The Jammu and Kashmir High Court on Tuesday quashed the process of appointing Secretary to the Jammu and Kashmir Academy of Art, Culture and Languages (JKAACL) initiated in March, saying it does not inspire confidence.
A Division Bench of Justice Rajesh Bindal and Justice Rashid Ali Dar, while setting aside a lower court judgement, quashed an advertisement dated March 1, 2019 after the petitioner Arvinder Singh Amn pointed out that it did not mention the qualification required for the appointment.
The High Court directed that in case the process of selection is to be initiated, the qualifications, experience and other terms and conditions of service, besides the process to be followed for the selection, be prescribed before the advertisement is issued.
Earlier, a lower court on May 28 had dismissed the petition filed by Amn against the advertisement.
Advocate S.S. Ahmed, appearing for the appellant in the High Court, said that no qualification was prescribed and only claims were invited from the interested candidates for one of the senior most posts in the executive cadre in the advertisement issued on March 1, 2019 by the Deputy Secretary, Department of Culture.
Ahmed said the Academy was established in 1963 and there are many posts in different cadres which are governed by the Recruitment Rules framed in the year 2006.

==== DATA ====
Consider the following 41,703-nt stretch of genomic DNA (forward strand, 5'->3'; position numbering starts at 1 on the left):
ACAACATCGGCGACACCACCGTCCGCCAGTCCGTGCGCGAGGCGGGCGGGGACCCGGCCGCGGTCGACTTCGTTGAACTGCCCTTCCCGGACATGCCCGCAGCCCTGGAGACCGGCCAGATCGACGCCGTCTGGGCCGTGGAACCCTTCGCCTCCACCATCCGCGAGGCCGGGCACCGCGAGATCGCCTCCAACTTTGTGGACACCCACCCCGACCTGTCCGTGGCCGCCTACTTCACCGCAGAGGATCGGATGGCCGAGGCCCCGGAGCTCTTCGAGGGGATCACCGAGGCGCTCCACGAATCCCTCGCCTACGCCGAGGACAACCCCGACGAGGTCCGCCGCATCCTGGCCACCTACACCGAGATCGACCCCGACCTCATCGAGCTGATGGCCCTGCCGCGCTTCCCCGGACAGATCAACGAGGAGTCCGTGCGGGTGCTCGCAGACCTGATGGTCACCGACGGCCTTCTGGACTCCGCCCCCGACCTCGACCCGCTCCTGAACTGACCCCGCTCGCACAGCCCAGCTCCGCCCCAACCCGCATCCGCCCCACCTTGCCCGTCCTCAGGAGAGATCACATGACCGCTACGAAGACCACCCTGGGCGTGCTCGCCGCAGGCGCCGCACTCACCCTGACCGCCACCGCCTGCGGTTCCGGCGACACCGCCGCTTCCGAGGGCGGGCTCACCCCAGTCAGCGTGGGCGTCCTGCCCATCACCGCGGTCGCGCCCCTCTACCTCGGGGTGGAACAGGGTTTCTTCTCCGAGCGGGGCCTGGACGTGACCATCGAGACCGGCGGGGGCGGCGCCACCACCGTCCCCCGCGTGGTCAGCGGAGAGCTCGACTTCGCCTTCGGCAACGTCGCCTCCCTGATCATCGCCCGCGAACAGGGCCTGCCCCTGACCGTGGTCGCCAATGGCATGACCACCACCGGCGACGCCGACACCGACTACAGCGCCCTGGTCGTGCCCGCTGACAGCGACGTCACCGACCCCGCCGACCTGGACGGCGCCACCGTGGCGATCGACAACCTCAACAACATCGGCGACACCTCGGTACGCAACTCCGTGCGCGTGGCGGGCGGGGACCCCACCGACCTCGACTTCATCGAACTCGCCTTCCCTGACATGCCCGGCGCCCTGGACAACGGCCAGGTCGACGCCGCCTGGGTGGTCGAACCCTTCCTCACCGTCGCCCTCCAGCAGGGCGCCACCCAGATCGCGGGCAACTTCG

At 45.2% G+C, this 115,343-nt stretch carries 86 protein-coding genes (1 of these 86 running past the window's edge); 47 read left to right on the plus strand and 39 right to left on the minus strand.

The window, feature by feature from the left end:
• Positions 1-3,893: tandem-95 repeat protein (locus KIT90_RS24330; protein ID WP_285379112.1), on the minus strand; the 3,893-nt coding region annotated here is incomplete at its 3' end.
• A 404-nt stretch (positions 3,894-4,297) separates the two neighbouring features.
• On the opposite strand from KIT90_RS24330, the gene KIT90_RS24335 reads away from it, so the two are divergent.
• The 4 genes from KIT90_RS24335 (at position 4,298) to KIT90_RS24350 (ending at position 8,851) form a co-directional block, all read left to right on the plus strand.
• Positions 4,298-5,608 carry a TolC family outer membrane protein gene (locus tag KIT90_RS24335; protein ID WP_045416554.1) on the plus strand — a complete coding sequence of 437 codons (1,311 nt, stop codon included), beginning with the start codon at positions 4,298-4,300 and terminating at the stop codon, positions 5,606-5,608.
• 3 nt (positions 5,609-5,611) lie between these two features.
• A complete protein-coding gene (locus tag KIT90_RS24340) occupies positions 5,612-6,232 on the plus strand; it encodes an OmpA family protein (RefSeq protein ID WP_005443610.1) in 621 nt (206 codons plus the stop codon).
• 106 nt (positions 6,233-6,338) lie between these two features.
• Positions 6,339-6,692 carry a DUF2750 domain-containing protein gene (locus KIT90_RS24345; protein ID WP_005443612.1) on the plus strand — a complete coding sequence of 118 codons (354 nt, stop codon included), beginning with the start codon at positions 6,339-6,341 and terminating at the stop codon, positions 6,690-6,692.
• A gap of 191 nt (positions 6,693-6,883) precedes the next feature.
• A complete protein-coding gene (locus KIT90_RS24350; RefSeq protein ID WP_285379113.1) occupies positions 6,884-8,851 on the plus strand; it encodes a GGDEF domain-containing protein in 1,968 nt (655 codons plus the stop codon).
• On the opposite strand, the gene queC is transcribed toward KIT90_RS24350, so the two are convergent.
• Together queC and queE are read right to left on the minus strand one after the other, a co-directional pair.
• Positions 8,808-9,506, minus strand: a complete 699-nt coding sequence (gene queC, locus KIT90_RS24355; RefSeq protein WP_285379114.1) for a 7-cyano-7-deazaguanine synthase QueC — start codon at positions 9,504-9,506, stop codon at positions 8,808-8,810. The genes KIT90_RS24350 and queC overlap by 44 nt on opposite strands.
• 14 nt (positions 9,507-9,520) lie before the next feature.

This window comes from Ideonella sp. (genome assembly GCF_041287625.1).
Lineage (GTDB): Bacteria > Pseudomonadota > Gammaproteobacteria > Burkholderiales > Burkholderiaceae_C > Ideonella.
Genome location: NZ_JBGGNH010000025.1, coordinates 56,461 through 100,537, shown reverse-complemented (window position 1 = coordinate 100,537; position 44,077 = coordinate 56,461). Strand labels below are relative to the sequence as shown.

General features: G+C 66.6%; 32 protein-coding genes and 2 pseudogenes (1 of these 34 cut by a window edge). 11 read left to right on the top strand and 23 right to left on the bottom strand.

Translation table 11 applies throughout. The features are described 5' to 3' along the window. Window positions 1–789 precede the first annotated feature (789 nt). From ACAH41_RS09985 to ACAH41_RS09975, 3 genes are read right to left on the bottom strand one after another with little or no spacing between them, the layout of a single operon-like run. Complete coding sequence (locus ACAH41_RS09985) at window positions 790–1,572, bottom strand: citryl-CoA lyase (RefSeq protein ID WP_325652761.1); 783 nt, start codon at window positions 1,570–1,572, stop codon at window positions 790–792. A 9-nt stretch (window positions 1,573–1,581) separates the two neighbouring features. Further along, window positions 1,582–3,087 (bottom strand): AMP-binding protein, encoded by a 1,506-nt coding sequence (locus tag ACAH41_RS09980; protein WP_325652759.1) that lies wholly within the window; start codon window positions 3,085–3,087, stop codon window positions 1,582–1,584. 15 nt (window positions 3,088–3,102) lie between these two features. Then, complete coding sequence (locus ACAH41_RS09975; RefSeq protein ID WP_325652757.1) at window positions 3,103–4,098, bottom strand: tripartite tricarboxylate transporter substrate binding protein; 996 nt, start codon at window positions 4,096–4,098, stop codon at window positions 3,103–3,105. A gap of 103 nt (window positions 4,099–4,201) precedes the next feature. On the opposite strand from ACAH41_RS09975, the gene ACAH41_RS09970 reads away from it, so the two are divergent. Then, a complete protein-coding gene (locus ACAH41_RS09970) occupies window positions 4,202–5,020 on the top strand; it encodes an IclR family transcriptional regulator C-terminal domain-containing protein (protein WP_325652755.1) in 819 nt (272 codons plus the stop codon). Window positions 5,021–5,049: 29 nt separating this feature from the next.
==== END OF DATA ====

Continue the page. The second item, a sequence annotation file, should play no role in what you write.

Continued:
He referred to Clause 8(a) of the Constitution of the Academy which provides that Secretary is to be appointed in consultation with the Government of J&K.
Ahmed said the Recruitment Rules of 2006 do not lay down any qualifications, experience for recruitment to the post of Secretary of the Academy.
Even before the constitution of the search committee, the appointing authority had not laid down any such conditions and the criteria to be followed for the purpose of short-listing of the candidates. In the absence thereof, the process will not inspire confidence, he said.
The Search Committee could be assigned only the job in terms of the mandate given to it. It cannot of its own prescribe the qualifications also. Even in the advertisement issued, no details were mentioned, the appellant's lawyer said.
After hearing the arguments presented by Ahmed and the government side, the Division Bench observed that if the facts of the case are examined in the light of the law laid down by the Supreme Court, the only possible conclusion is that the process adopted does not inspire confidence.
Issuing an advertisement without even laying down eligibility conditions and then asking for further information after receipt of applications, is unknown to law and such a process cannot sustain in the eyes of law, the court ruled.
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